Monday, December 21, 2009

That girl

I’m on the Pennsylvanian. As a result of being among the last one-third to board, I found myself next to a young woman who is one of those nervous, self-centered pieces of work you don’t want to find yourself next to. The train was clearly going to be full; by the time I got on, there were few empty seats left. She had all her bags piled onto the seat next to her and had settled in comfortably with earbuds in when I disturbed her peace by rudely tapping her to get her attention when she missed my initial hail.

“WHAT?” she exclaimed.

“Is anyone sitting here?” I repeated.

Instead of replying, she huffed and sighed heavily, collected her bags, and flung them disgustedly onto the upper rack across the way. Clearly, she had expected to have the only empty seat on the train to herself. Meanwhile, I smiled beatifically at the people in the line behind me, who of course were waiting for her and me to get out of their way so they could find seats, too. I had spared them from my newly discovered Center of the Universe.

I took my coat off and sat on it. Apparently, a cord must have been nearly touching her through her layered clothing, akin to the pea bothering the princess through many mattresses, because she abruptly suggested that, if I weren’t going to actually wear it, I put it overhead. “It’s . . .” within an inch of her person!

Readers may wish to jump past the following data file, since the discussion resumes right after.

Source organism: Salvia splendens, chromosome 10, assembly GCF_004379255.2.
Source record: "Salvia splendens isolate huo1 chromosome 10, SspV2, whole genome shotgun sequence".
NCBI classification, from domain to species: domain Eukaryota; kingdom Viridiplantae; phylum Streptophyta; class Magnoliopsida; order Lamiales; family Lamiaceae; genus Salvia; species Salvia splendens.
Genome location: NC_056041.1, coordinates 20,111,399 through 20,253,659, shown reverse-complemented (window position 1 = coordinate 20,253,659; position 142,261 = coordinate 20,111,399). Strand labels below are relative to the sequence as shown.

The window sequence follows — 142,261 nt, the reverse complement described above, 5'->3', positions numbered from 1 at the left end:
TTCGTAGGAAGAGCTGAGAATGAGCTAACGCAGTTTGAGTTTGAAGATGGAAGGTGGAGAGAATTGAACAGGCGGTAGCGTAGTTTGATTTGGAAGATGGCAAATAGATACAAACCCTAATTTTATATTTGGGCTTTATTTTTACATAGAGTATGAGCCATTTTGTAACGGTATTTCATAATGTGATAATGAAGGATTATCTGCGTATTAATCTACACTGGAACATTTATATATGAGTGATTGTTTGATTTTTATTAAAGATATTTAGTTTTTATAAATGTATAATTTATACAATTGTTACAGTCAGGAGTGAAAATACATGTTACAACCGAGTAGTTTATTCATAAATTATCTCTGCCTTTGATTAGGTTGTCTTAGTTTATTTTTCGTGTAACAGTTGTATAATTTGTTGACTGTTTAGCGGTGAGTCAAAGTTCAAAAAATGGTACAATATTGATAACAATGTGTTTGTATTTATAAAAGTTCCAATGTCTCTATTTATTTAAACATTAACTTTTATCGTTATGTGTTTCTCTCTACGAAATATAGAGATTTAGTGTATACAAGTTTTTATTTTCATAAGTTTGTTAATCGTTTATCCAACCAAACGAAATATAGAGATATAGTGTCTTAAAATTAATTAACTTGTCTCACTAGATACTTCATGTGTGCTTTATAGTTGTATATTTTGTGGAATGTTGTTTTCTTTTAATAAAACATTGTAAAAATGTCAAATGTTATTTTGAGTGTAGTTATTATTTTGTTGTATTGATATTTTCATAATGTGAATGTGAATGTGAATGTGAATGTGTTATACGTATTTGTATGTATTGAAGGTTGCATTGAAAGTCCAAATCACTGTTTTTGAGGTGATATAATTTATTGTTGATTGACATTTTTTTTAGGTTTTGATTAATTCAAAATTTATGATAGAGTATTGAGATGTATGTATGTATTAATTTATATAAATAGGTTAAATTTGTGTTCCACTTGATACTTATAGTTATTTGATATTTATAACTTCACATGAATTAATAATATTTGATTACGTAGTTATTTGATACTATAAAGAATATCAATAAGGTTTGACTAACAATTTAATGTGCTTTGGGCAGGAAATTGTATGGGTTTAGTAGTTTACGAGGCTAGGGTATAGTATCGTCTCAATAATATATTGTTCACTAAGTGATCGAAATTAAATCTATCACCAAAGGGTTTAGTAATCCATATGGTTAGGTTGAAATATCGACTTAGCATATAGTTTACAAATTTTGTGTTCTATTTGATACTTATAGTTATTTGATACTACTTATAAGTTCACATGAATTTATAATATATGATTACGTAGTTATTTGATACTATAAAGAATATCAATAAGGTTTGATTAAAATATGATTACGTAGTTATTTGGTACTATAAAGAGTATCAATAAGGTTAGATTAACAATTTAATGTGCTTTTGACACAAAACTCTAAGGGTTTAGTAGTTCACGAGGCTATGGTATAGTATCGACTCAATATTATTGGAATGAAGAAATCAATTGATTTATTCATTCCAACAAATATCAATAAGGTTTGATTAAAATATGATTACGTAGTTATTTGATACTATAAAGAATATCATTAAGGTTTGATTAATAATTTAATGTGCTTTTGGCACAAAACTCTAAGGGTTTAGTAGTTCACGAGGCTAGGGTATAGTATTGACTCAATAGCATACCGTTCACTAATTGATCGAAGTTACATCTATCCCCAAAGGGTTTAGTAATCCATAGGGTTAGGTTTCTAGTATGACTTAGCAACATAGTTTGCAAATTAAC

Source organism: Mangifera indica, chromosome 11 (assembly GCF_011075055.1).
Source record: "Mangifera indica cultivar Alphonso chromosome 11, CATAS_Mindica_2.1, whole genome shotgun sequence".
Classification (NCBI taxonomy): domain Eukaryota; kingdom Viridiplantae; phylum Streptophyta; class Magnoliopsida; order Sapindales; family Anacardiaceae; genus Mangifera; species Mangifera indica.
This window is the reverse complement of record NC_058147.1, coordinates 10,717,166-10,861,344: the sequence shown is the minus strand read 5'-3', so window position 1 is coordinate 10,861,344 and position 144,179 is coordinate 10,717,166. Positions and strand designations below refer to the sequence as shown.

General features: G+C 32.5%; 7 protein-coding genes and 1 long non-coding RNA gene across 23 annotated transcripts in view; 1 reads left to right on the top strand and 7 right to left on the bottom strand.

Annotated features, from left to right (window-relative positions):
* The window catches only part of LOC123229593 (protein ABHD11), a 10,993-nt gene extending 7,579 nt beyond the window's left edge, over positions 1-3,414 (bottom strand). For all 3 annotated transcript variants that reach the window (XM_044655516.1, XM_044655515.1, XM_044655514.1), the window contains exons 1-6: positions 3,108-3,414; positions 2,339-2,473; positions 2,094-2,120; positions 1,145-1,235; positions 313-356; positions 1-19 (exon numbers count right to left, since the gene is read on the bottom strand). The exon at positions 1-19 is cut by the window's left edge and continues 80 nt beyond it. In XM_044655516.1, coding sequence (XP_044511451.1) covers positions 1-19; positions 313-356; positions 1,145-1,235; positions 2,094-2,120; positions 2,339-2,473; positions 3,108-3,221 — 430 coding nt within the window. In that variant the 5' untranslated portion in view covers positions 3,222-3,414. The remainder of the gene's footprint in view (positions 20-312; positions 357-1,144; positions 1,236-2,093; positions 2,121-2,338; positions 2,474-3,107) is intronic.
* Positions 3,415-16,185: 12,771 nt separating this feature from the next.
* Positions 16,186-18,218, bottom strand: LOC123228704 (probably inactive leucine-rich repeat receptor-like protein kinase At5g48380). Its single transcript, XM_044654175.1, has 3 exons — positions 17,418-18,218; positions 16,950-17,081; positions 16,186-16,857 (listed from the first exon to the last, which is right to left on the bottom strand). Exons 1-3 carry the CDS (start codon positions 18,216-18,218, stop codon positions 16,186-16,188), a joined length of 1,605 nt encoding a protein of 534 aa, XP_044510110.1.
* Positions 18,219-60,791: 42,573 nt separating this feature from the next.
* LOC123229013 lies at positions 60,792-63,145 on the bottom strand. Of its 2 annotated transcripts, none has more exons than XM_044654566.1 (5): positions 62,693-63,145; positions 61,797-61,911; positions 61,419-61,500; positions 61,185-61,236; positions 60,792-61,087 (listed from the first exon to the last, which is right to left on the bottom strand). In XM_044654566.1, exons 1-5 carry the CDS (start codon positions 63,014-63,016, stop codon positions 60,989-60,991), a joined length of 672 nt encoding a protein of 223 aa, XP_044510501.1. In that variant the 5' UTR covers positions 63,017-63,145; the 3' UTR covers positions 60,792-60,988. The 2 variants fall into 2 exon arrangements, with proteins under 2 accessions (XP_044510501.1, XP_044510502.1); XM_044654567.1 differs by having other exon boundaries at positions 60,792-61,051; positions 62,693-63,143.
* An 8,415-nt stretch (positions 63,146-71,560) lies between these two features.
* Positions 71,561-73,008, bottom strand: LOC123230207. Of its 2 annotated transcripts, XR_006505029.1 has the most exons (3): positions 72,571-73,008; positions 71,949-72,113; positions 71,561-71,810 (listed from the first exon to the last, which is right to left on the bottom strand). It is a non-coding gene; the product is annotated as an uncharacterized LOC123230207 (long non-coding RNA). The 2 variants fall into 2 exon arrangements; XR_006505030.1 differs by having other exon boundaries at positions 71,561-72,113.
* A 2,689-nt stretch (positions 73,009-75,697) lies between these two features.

When the conductor came through to collect tickets, she seemed taken by surprise. As she rummaged frantically through her bag searching for tickets and ID, she jabbed me a dozen times or more with her flailing elbow, which, oddly, didn’t bother her given her sensitivity to touch and wasn’t supposed to bother me. Later, as she read and tossing her hair, it was all I could do not to say to her in the same nervously fussy tone she’d used on me, “Would you mind not shaking your head like that? Your dandruff and vermin are, like, you know . . .” Eventually, after I’d dozed off, she woke me up to trounce off somewhere, which gave me the opportunity to plug in my iPhone, which gave her the opportunity to harumph when she demanded her seat back. After that, I left her with her space and mine all to herself.

My Christmas wish for her: The maturity and the wisdom to understand that she is no more significant than the 7 billion other humans with whom she shares Planet Earth. And the few dozen with whom she shares an Amtrak car.

I’m not holding my breath.

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